PDP, Mu'azu oppose Tukur's return as party chairman
The Peoples Democratic Party (PDP) and its National Chairman, Alhaji Adamu Mu'azu, on Wednesday at a Federal High Court in Abuja opposed the move by Alhaji Bamanga Tukur to return as the leader of the party.
Tukur resigned as the National Chairman of the party on January 15, 2014, but he has asked the court to reinstate him to the position.
He urged the court to declare that he remained the party chairman arguing that his resignation letter did not meet the requirement of the PDP's constitution, which made it mandatory for 30 days notice to be given before the resignation would become effective.
He also maintained that the National Deputy Chairman ought to have taken over the affairs of the party and not Mu'azu, who was only appointed and not elected at a national convention as prescribed by the party's constitution.
This is is contained in a counter-claim which he filed in a suit instituted by another member of the PDP, Aliyu Gurin, who is challenging the propriety of Tukur's resignation and the subsequent appointment of Mu'azu as the National Chairman of the party.
But the PDP and Mu'azu, through their counsel, Mr. Solomon Umoh (SAN), said both the main suit and Tukur's counter-claim constituted an abuse of court processes and urged Justice Evoh Chukwu to dismiss them.
Umoh argued that Tukur was, by his prayer, seeking to benefit from his wrong act of walking away without giving the party the 30 days notice.
'The court should hold that the 2nd defendant (Tukur) cannot take benefit of his wrongful act,' he added.
He said contrary to Tukur's contention, the deputy chairman of the party took over the affairs of the party and not Mu'azu, after his (Tukur's) resignation.
The lawyer argued that it was the national deputy chairman, who summoned the meeting which produced Mu'azu as the national chairman, and that the party was only waiting for the time of its national convention.
'We have practically shown when the 2nd defendant gave a beautiful speech and walked away and the deputy chairman took over in line with the party's constitution and on January 20, the deputy national chairman summoned a meeting as minutes of the meeting would show, and this gave birth to the current national chairman.'
Umoh also said such counter-claim filed by Tukur, who is a defendant in the suit, was unknown to the law as there was no provision for a defendant to file a counter-claim.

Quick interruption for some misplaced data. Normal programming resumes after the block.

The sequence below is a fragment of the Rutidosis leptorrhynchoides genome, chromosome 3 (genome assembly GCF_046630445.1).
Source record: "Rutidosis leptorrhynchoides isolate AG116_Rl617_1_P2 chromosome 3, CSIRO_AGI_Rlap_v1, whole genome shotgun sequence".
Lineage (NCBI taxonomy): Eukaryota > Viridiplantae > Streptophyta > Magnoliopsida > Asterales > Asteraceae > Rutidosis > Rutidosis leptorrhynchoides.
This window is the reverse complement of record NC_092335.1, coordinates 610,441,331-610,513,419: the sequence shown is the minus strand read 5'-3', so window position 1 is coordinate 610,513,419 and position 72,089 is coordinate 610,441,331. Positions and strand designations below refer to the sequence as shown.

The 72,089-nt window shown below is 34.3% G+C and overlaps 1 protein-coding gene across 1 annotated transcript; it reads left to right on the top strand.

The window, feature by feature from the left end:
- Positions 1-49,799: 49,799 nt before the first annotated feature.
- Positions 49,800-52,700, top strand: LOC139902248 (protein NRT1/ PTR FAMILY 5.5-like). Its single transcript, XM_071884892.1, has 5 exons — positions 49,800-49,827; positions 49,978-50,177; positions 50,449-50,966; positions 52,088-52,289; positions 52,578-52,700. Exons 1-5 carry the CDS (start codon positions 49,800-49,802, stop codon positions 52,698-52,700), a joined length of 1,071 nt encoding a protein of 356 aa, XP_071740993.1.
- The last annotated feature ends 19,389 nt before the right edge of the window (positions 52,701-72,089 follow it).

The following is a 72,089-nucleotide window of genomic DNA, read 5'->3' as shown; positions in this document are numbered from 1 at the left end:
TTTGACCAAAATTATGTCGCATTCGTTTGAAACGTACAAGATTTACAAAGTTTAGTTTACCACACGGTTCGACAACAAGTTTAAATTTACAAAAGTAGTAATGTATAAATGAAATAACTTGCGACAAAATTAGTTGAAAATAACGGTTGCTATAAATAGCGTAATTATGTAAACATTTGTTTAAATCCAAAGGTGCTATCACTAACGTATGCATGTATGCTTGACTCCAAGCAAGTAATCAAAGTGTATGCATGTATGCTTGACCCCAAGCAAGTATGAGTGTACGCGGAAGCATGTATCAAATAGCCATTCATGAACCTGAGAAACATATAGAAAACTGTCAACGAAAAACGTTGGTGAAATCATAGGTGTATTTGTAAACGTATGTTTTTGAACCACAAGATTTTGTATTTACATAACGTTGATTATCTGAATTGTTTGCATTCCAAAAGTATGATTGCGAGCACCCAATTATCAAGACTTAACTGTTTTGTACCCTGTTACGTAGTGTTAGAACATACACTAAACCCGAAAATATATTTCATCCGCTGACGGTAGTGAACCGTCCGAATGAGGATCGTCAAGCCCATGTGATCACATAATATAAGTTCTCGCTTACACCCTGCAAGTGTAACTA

'By virtue of provisions of Order 13 Rule 35(15), all that a defendant is expected to do is to file a counter-affidavit and showcase his exhibit,' he said.
He also argued that the suit was premature as the plaintiff ought to have exhausted the remedial mechanisms prescribed in section 60 of the PDP constitution before approaching the court.
But the plaintiff's counsel, Mr. Rotimi Oguneso (SAN), argued that the defendants had not denied that Mu'azu was not produced through an election as stipulated by the party's constitution.
He urged the court to grant his prayers as compliance with provisions of the law was mandatory and not optional.
Tukur's lawyer, Adeboro Adamson, insisted that his client's counter-claim was not an abuse of court process as Order 10, Rule 3 of the Federal High Court Civil Procedure Rules 2009 made provision for the filing of a counter-claim by a defendant.
But Umoh insisted that the provisions of the Order 10, Rule 3 of the Federal High Court Civil Procedure Rules were only applicable when a defendant 'seeks remedy against the plaintiff,' which he said was not the situation in the suit.
The Independent National Electoral Commission through its counsel, Nelson Ani, said it would remain neutral in the case.
Like the plaintiff, Tukur maintained that he remained the national chairman of the party 'in the eyes of the law', claiming that his purported resignation from office on January 15, 2014 was null and void as it flouted provisions of section 47(5) of the party's constitution.
He also asked the court to order the PDP, the incumbent National Chairman of the party, Alhaji Adamu Mu'azu, and the INEC, 'to recognise and permit him to continue to preside over the affairs of the party till 2016.'
He maintained that having been elected for a four-year term in 2012 he ought to legally remain in office till 2016 but was forced to 'step aside' from office on January 15, 2014.
Justice Chukwu, after hearing parties in the suit reserved judgment, saying the date for delivering the judgment would be communicated to parties at the appropriate time.